Alquerque, or Quirkat, is a strategy game which is believed to be of Middle East origin, first chronicled in the 10th century. It is the parent game to Draughts, known in the United States as Checkers. This handcrafted wooden game is both intriguing and challenging, and will make an excellent addition to an avid gamer's collection as well as a great way to enjoy some quality time with family and friends. The board can feature a historically-inspired motif and is created as a functional piece of art with heirloom potential, sure to bring enjoyment to many generations.
This game is MADE TO ORDER, with a production time of 2-3 weeks - the pictures presented are of other completed orders and are for example only. Your board shall be created to your specifications and/or requests.
- Alquerque game board constructed of ¾- inch thick hardwood (either Cherry, Mahogany, or Maple); handcrafted and decorated with your choice of art and edge style. Only the finest selection of hardwood is used for a beautiful and enduring board that will provide years of gameplay. Wood color is attained by the character of the wood itself after applying a natural oil. No pigmented stains are used.
- All artwork is achieved through the use of pyrography (the art of wood-burning by hand). A satin lacquer is applied last to protect the board surface and seal in the carbonized artwork details.
- Artwork available varies from historical to modern historically-inspired designs. Custom art requests and submissions are always welcome!
- The board has a square shaped playing grid with 25 points, connected by vertical, horizontal and in some cases, diagonal lines. The points at the intersection of each line are inlaid with a contrasting yet complementary wood denoting the opening positions for each player. The playing grid measures 7 inches across, with a 2-inch artistic border surrounding the grid, for a total board size of 11 inches square.
- Playing pieces (24 total) are included. Made in the U.S. by a local woodworking supply shop, then stained and finished by me in complement to the board. A drawstring bag is included for storage of the pieces.
- Further customization can be done by specific request; please contact me so that we may discuss the details.
*Note on ordering design AQ09a-f: If more than one heraldic element is desired for each corner, utilize the "Add a Note" link located in the Cart to notify me of your selection, and placement if applicable.
HISTORY / HOW TO PLAY:
- Alquerque was first mentioned under its Arabic name of "Quirkat" in the tenth century, in the "Book of Songs". It was introduced by the Moors into Spain, where it gained its current name. The game was later documented in the book "Libro de los Juegos", or the "Book of Games", commissioned by Alfonso X of Castile in 1283. Alfonso's book gave detailed rules of the game, which greatly help with its reconstruction today. There is much evidence of the expansion of Alquerque, with very similar albeit modified games being played in India and Japan, and the game was adopted and further adapted by natives of the Americas after contact with the Spanish explorers. Most surviving examples, however, are from the medieval period; the oldest extant find was found in a church building that has the game carved into its stone floor, located in Jerusalem. It is believed to have been carved there by a Crusader hailing from Spain or possibly France. Alquerque was a very influential game; its most famous descendant is Draughts (U.S. Checkers), which conjoins aspects of Alquerque with Chess. It is probable that Alquerque indirectly influenced the northern European game Fox & Geese through its immediate descendant, Catch-the-Hare. Eventually, Alquerque faded from memory, being outlived by both of its descendant games.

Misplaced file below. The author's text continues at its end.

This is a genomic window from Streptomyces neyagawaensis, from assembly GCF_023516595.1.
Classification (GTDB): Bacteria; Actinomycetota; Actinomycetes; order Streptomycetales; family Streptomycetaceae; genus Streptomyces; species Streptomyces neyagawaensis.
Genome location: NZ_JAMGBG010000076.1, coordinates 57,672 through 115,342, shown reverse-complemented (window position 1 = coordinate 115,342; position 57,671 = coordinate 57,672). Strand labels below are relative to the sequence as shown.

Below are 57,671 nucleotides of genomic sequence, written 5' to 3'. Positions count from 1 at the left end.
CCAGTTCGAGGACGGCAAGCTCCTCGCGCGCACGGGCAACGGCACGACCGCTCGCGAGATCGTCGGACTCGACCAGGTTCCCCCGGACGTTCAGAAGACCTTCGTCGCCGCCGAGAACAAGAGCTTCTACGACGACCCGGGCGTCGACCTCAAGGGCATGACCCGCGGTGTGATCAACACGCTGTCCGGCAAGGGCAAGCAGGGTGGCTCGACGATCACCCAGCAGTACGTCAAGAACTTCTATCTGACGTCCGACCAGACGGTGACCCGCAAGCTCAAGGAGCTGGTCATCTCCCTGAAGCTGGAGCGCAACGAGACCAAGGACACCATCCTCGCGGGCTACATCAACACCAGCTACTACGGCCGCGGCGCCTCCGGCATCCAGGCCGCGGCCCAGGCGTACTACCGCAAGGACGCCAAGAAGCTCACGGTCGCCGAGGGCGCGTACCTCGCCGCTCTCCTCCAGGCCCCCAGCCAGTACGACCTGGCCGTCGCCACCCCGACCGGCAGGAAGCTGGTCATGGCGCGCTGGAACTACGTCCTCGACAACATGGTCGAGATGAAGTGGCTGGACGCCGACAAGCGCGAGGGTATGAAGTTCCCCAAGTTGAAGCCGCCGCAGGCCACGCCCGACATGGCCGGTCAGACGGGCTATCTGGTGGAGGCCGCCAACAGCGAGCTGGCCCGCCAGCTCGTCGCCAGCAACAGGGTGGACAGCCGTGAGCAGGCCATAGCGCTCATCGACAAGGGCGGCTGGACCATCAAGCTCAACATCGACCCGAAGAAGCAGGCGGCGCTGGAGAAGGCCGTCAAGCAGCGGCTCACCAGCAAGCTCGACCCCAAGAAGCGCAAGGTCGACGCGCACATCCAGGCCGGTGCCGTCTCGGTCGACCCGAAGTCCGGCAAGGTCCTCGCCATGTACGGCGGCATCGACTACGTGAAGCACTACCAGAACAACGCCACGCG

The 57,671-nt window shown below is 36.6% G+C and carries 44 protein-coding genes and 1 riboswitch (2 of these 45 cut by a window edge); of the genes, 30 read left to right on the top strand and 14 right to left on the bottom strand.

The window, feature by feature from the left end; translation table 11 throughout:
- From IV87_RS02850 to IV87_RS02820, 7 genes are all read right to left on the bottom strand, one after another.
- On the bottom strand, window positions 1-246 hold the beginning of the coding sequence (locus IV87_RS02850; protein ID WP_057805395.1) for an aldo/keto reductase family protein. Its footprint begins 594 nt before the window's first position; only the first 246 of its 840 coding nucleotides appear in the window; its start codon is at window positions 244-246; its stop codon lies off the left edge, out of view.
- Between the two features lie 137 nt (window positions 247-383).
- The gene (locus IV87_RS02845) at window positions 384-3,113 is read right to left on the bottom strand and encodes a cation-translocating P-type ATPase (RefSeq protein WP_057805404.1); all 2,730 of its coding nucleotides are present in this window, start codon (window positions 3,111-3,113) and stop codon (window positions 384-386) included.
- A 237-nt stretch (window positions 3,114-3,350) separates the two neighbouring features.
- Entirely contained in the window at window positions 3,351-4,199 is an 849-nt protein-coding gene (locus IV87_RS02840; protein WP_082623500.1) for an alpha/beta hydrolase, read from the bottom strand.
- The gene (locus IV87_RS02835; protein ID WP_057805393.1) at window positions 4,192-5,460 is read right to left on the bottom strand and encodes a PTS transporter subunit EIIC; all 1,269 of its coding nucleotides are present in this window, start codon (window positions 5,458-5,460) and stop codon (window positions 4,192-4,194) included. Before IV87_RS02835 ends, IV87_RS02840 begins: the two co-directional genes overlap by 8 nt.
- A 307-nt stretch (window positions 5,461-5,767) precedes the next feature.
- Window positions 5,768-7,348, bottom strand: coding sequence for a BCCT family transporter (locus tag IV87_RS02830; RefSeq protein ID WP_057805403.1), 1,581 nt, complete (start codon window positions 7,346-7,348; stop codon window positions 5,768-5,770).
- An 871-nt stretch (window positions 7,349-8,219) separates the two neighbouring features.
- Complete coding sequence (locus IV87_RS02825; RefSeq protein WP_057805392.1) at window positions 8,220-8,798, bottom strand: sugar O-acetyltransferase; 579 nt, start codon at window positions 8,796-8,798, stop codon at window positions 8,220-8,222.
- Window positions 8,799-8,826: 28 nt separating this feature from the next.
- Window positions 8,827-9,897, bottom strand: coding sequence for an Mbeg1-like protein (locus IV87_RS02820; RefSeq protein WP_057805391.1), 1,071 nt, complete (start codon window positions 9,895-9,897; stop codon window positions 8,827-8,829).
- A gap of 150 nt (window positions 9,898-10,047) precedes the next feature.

- Alquerque is played by two players on an intersected board of five points by five, the points being joined by horizontal and vertical lines in a lattice pattern, with some diagonals added as well. Who begins is decided at random, or at the agreement of the players before the game begins. The first player is at a slight disadvantage. A piece can be moved from its starting point, along any marked line, to an adjacent empty point. A piece can capture an adjacent enemy piece, if a marked line joins their respective points, by leaping over the enemy onto the empty point beyond. That enemy piece is then removed from the board. If such a capture can be made, then it is compulsory. If there is a choice of such captures, then the moving player may choose whichever capture he pleases. Multiple capturing jumps are permitted, and also obligatory if such a sequence of moves is possible, such as in Draughts (Checkers), when one player jumps and removes multiple opponent pieces. The game ends when one player has lost all his pieces; his opponent is the winner.
- More modern rules expand the method of play further and bring an extra level of challenge to the game.
- A rules pamphlet with both the historical and modern rules variants is included with the game.
Alquerque - a medieval game of Moorish origin; a predecessor to Draughts
Examples of available wood types and edge styles can be found by clicking the "Materials & Styles" link at the bottom of any page.